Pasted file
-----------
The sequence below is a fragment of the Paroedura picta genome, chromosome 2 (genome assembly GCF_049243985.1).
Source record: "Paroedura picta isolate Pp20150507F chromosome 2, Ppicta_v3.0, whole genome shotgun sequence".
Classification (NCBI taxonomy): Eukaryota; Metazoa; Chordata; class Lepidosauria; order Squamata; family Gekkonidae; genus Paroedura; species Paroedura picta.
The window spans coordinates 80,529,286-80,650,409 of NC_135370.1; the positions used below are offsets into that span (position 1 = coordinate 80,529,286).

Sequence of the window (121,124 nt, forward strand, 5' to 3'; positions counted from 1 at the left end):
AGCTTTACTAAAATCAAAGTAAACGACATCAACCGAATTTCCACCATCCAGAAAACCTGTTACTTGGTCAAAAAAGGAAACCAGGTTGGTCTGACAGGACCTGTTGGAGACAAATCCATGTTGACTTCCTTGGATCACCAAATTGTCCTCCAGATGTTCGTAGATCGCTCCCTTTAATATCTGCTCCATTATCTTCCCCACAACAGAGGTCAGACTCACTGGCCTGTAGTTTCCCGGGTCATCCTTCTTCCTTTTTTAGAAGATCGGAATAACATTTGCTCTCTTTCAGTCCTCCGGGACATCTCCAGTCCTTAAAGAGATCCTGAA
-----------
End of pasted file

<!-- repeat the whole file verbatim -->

The sequence below is a fragment of the Paroedura picta genome, chromosome 2 (genome assembly GCF_049243985.1).
Source record: "Paroedura picta isolate Pp20150507F chromosome 2, Ppicta_v3.0, whole genome shotgun sequence".
Classification (NCBI taxonomy): Eukaryota; Metazoa; Chordata; class Lepidosauria; order Squamata; family Gekkonidae; genus Paroedura; species Paroedura picta.
The window spans coordinates 80,529,286-80,650,409 of NC_135370.1; the positions used below are offsets into that span (position 1 = coordinate 80,529,286).

Sequence of the window (121,124 nt, forward strand, 5' to 3'; positions counted from 1 at the left end):
AGCTTTACTAAAATCAAAGTAAACGACATCAACCGAATTTCCACCATCCAGAAAACCTGTTACTTGGTCAAAAAAGGAAACCAGGTTGGTCTGACAGGACCTGTTGGAGACAAATCCATGTTGACTTCCTTGGATCACCAAATTGTCCTCCAGATGTTCGTAGATCGCTCCCTTTAATATCTGCTCCATTATCTTCCCCACAACAGAGGTCAGACTCACTGGCCTGTAGTTTCCCGGGTCATCCTTCTTCCTTTTTTAGAAGATCGGAATAACATTTGCTCTCTTTCAGTCCTCCGGGACATCTCCAGTCCTTAAAGAGATCCTGAA